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June 22, 2021

New Jersey dog, missing for two weeks, found swimming in Barnegat Bay

Chunk, a three-year-old golden retriever, was reunited with his family on Tuesday

Odd News Missing Dog
Chunk dog New Jersey New Jersey State Police/Facebook

Chunk, a three-year-old golden retriever from Brick Township, New Jersey, was reunited with his family on June 22 after he was reported missing more than two weeks ago. Chunk was found swimming in the Barnegat Bay.

A golden retriever who went missing from his family in Brick Township braved the elements for two weeks before he was recovered safely Tuesday morning. He was taking a dip in the Barnegat Bay, according to New Jersey State Police.

Chunk was reported missing by his family on June 6, about 20 miles from their home in Brick Township. It's unclear whether the family had been visiting the bay at the time the three-year-old dog went missing.

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New Jersey State Troopers received a tip Tuesday morning for sightings of the dog in the bay. They responded to the area in a vessel and were able to locate Chunk near the Mantoloking Bridge. He was safely returned to shore and later reunited with his family.

State Police Locate Missing Golden Retriever in Barnegat Bay Earlier this morning, Troopers Ryan Koehler and Vincent...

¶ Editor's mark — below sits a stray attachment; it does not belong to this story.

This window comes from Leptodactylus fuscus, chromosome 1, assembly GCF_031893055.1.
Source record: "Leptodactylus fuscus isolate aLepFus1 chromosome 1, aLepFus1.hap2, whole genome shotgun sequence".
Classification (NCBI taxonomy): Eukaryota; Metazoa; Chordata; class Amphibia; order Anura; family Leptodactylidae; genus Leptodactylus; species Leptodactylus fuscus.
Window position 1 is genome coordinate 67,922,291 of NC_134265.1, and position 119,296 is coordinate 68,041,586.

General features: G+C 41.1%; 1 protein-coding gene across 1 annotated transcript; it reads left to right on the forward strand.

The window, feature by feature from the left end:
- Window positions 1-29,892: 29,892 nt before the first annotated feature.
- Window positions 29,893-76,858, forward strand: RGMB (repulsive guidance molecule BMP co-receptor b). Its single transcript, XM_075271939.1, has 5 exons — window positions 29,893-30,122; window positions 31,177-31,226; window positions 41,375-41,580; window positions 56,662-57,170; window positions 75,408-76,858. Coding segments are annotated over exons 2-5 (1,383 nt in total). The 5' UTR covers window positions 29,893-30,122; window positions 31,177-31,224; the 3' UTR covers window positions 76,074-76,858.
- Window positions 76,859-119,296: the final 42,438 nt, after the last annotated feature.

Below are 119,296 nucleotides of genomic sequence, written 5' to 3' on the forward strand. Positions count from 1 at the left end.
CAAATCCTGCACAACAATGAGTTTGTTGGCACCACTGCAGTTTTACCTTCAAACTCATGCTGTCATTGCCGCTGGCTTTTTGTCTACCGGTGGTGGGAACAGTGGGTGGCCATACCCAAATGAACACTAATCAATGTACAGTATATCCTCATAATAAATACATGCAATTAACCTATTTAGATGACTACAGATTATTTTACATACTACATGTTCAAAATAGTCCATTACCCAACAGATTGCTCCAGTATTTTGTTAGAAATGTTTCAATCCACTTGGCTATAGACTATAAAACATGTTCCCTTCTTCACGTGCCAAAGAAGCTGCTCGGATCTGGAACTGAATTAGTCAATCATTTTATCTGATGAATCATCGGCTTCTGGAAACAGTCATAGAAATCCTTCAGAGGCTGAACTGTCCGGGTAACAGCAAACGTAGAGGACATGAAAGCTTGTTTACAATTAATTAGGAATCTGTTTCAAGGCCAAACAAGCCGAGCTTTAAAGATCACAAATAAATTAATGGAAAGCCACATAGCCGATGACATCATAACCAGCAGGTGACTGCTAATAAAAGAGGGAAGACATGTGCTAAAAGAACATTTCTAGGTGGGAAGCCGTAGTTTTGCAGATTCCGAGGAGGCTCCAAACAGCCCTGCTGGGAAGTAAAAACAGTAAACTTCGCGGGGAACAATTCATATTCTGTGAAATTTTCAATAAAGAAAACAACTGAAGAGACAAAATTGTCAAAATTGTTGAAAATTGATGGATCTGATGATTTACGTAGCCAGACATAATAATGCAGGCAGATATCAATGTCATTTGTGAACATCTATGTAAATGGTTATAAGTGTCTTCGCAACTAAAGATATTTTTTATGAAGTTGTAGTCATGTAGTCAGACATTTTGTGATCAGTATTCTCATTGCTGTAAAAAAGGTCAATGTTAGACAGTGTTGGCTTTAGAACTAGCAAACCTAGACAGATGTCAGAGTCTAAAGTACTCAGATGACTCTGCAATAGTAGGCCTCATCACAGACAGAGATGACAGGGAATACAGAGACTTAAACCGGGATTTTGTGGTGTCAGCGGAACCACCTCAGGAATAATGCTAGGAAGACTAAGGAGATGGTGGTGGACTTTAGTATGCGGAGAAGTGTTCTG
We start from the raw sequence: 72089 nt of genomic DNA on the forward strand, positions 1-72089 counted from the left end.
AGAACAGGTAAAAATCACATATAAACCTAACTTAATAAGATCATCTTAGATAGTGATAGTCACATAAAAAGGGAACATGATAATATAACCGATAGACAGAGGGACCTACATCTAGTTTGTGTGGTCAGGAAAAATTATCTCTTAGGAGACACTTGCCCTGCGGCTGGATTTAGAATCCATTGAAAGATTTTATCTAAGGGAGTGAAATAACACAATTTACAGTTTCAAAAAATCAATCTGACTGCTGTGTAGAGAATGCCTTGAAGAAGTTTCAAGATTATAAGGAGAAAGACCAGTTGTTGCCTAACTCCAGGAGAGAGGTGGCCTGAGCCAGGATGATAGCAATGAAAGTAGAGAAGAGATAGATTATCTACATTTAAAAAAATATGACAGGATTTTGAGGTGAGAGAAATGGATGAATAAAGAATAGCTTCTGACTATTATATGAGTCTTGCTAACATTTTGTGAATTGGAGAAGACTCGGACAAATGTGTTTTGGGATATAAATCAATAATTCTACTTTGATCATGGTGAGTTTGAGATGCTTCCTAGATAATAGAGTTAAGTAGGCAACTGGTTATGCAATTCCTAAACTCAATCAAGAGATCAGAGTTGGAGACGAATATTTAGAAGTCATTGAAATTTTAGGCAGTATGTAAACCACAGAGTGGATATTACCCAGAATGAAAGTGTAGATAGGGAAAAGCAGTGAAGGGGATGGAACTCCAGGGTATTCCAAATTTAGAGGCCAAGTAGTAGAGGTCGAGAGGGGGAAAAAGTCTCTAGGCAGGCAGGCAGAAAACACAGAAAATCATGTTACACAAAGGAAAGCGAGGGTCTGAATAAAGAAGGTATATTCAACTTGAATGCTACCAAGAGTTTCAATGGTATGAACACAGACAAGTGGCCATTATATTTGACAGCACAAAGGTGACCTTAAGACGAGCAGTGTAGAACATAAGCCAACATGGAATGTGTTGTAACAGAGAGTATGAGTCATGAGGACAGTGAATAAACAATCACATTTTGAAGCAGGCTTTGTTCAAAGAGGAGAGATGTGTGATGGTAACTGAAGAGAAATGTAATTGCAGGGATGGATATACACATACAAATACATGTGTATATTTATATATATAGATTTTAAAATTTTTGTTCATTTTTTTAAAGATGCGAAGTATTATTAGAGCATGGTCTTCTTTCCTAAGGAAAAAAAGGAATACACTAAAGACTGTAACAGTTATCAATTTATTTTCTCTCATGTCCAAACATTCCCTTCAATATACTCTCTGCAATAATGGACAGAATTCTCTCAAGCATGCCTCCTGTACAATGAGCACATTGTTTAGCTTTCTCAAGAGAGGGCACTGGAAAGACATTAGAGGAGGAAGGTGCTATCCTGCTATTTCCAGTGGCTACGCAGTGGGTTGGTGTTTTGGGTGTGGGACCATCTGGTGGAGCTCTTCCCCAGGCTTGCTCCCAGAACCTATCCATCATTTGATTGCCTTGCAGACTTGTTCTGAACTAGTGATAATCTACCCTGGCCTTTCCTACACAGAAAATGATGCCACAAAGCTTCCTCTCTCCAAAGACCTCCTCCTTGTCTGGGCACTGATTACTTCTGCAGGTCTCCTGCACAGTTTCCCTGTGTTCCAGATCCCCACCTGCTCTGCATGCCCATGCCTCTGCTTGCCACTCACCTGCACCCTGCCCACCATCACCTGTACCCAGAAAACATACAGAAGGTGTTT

Posted by New Jersey State Police on Tuesday, June 22, 2021

Losing a dog is a stressful experience for pet owners, but they typically have a high rate of recovery. A research study in 2012 found that an estimated 86-97% of lost dogs in the United States eventually find their way home. Those are higher odds than cats, which only made it home between 63-84% of the time in the U.S., according to the same study. Cats are much less likely to be returned to their owners if they end up in a shelter, partly because they aren't tagged or microchipped as often as dogs. Shelters also have more constraints for taking in stray cats.

Most lost dogs are found by searching the neighborhood where they went missing, usually aided by signs and online posts. While a surprising number of dogs do end up finding their way home on their own — up to 30%, according to the study mentioned above — the best thing pet owners can do is make sure that their dogs have up-to-date ID tags or microchips.

In this case, Chunk had himself an adventure and will be pleased to get back to a more comfortable way of life.